Wednesday Nov 26, 2008 (foodconsumer.org) -- A study
scheduled to be published in early 2009 in The Journal of Pediatrics found that
treatment for childhood constipation in the United States was costly, about $4
billion each year.
Childhood constipation can be serious leading to surgery
in some cases. Children often eat less fiber-rich fruits and vegetables than
adults and they are prone to having problems with bowel movements.
The study found that one in every four children had constipation
at some point in time due to a variety of reasons such as not eating enough
fiber, not wanting to use unfamiliar bathrooms or simply ignoring the urge to
go while playing.
"Despite being considered by many a relatively
benign condition, childhood constipation has been shown to be associated with a
significantly decreased quality of life," said Doctor Carlo Di Lorenzo at
Nationwide Children's Hospital.
The study was based on a nationally representative survey
of children under 18 years of age who were diagnosed with constipation or
prescribed a laxative over two-consecutive years between 2003 and 2004
"Parents should talk to their children about their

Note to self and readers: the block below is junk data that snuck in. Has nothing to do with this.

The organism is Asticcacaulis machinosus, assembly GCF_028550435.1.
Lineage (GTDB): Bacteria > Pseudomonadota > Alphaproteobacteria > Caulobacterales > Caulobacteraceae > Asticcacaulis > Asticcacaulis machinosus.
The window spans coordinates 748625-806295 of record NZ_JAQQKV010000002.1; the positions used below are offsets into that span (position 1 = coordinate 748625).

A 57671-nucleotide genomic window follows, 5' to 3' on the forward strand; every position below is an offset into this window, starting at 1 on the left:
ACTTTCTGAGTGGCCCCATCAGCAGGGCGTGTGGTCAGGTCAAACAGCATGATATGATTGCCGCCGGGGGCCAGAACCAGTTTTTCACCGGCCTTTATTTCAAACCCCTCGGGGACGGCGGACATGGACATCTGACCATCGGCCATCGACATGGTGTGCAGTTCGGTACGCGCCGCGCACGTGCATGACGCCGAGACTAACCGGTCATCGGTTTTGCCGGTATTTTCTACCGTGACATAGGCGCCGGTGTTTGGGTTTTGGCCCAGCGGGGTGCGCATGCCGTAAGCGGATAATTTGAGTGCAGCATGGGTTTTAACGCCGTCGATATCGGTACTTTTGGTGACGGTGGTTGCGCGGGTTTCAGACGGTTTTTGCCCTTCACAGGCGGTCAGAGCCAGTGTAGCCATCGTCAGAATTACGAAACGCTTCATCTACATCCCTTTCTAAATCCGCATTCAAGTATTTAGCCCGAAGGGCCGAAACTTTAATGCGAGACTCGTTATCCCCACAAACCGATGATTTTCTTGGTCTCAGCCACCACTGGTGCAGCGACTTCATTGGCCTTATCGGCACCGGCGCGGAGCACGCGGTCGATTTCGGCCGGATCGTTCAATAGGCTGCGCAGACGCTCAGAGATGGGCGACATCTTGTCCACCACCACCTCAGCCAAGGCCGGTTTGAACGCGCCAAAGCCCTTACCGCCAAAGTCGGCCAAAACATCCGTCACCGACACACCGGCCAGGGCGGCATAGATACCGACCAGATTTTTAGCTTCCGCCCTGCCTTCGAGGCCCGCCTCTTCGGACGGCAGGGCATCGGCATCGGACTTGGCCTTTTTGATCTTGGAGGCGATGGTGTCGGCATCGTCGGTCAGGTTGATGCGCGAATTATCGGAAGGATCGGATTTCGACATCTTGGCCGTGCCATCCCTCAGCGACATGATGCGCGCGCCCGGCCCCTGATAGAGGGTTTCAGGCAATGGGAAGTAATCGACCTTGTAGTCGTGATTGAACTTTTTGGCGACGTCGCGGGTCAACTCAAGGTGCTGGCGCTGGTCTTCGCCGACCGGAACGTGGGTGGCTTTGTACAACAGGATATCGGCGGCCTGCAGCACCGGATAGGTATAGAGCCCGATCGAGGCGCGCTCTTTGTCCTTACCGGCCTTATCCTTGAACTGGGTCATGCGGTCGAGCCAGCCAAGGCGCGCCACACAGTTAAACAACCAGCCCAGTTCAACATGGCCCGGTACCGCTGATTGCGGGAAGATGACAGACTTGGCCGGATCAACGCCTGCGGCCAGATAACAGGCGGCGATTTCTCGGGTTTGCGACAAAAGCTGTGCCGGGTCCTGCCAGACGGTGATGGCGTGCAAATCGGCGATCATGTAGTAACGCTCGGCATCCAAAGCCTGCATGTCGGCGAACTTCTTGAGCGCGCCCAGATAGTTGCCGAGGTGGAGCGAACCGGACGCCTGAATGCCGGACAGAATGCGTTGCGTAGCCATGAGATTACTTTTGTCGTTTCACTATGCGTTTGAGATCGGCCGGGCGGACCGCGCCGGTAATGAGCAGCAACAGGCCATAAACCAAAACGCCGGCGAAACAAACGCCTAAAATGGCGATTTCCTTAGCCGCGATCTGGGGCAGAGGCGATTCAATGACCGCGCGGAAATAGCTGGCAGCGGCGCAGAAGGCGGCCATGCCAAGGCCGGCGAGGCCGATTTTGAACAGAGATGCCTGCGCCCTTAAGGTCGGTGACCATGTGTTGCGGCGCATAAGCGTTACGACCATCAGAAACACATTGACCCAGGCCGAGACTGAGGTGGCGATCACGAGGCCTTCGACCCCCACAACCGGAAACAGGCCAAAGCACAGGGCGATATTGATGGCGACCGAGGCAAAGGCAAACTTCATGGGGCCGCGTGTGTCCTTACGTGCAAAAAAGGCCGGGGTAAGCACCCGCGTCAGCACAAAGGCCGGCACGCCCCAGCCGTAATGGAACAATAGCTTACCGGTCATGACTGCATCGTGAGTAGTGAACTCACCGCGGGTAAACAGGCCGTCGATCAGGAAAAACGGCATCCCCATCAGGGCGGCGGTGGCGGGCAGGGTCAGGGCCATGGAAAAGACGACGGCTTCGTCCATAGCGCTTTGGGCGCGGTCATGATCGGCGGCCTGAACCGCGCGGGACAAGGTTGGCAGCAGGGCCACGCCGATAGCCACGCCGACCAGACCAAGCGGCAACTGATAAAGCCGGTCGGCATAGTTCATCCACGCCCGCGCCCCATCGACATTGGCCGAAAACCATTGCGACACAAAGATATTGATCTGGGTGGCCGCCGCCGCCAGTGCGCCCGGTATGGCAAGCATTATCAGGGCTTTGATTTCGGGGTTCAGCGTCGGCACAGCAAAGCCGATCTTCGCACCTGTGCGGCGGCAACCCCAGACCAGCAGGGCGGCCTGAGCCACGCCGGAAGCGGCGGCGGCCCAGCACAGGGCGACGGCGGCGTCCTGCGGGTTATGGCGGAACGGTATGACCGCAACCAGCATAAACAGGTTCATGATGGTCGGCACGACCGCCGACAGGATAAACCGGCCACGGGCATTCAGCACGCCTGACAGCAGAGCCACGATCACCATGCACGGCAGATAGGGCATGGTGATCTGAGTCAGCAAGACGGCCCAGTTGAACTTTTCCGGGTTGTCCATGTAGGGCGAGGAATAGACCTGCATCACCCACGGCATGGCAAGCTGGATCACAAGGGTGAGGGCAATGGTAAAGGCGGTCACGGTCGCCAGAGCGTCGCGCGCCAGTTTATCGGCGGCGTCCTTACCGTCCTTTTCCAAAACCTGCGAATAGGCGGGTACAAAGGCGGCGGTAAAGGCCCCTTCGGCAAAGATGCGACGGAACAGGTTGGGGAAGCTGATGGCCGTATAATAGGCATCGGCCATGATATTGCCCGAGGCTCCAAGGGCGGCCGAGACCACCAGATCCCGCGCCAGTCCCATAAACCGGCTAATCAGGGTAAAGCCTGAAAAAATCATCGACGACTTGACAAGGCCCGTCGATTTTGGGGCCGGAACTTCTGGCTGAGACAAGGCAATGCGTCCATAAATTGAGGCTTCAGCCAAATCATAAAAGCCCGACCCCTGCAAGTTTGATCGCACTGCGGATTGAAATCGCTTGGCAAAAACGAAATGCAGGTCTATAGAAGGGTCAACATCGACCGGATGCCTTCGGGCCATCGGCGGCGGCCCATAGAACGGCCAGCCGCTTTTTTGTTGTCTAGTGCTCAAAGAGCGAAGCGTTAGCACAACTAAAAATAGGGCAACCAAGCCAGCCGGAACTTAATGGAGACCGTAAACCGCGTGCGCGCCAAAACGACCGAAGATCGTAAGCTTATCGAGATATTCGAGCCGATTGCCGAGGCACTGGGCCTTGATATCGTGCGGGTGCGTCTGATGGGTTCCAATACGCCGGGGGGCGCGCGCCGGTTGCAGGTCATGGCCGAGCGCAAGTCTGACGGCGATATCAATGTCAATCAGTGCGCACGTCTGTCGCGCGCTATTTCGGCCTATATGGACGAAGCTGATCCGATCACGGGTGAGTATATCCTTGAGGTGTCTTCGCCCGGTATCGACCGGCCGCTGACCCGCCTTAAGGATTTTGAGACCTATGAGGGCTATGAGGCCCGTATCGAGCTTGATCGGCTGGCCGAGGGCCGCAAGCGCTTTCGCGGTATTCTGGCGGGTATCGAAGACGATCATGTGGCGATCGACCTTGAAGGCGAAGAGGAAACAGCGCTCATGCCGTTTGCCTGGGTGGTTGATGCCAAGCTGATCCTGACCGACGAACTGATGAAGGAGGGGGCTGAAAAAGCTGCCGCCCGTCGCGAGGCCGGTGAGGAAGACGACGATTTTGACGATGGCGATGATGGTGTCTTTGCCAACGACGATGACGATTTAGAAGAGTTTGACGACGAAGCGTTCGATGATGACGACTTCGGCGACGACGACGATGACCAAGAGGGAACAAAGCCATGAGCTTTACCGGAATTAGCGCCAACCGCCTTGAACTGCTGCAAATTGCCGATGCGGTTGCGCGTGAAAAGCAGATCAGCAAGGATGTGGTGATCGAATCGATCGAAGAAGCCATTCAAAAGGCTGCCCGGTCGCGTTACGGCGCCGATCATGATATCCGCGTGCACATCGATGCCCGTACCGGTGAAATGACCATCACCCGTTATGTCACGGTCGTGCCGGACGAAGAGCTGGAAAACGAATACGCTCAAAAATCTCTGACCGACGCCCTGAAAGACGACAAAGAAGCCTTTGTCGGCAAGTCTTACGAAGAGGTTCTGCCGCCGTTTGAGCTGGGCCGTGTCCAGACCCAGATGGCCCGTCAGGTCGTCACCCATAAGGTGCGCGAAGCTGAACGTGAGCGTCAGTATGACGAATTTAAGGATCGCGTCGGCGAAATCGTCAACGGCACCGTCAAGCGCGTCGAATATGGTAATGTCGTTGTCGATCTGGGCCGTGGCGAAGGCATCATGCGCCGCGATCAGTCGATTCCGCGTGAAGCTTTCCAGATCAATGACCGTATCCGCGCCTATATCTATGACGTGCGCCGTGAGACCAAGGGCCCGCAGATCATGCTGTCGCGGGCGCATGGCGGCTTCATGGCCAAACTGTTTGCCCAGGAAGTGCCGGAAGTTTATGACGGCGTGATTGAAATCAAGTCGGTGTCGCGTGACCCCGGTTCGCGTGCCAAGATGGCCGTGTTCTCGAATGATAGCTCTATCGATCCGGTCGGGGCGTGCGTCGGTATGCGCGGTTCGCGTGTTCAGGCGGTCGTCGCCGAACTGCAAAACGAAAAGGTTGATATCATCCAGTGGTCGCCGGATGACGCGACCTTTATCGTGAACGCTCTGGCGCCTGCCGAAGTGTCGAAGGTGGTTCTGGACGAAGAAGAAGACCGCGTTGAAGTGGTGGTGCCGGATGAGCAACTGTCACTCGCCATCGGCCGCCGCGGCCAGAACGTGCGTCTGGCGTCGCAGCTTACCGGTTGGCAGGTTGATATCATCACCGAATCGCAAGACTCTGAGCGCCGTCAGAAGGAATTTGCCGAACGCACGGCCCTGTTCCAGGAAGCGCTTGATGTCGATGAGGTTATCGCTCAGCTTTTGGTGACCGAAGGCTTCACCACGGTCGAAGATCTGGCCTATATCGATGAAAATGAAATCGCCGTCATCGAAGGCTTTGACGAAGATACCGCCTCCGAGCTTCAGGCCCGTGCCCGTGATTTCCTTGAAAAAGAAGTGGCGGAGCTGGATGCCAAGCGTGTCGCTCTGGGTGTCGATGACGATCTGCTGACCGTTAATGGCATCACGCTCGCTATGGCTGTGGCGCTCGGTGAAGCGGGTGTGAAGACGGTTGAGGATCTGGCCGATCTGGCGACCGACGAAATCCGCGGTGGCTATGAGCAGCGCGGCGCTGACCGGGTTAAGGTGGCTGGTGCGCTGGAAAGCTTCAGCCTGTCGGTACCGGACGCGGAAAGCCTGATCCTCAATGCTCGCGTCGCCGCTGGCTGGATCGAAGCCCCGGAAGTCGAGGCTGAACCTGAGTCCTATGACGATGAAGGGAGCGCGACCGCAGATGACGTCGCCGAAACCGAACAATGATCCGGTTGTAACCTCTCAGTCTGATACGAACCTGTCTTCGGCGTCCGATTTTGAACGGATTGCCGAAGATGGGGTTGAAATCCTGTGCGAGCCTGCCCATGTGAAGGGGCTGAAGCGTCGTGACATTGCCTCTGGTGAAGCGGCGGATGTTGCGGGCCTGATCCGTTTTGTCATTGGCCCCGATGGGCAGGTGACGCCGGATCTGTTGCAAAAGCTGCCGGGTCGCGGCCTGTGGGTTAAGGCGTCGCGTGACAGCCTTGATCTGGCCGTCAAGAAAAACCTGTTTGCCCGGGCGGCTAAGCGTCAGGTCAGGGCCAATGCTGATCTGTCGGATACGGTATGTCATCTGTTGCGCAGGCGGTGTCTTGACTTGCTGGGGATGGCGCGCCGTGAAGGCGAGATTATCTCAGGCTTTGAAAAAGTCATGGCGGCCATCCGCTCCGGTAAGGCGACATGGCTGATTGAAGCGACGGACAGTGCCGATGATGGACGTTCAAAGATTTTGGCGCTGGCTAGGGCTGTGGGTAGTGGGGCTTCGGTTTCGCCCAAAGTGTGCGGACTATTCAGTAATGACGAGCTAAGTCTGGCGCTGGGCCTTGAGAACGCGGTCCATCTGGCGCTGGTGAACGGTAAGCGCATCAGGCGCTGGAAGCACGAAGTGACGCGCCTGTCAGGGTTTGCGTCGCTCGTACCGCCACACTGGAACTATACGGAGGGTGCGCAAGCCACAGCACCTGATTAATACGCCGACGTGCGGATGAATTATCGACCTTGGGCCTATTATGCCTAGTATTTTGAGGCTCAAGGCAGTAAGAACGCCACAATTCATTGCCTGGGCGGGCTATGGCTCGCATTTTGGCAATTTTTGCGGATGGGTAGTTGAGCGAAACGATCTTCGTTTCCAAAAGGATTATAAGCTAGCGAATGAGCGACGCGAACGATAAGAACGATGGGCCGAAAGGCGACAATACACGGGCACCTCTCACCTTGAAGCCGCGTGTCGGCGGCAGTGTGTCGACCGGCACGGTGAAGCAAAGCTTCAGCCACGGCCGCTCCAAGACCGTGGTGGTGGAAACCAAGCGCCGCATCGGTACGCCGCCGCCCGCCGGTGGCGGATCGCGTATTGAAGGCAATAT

bathroom habits and make sure they are having a bowel movement at least every
other day," said Hayat Mousa, MD, a pediatric gastroenterologist at
Nationwide Children's Hospital and a faculty member at The Ohio State
University College of Medicine.
"For mild cases of constipation, prune or apple
juice, high-fiber cereal, or over-the-counter softeners or laxatives made for
children may help. If the problem persists, parents should seek the advice of a
A health observer affiliated with foodconsumer.org
suggested that cooked sweet potatoes can be often consumed to effectively
prevent constipation in children.
that sweet potatoes might be more effective than other common foods like cereal
or prune juice, which are often recommended by pediatricians.
Another good way to avoid constipation, he suggested, is
to reduce intake of dairy products, which could be hard for babies, but
possible for toddlers and older children.
It is observed that dairy and other animal-based foods tend to stay
longer than plant-based foods.
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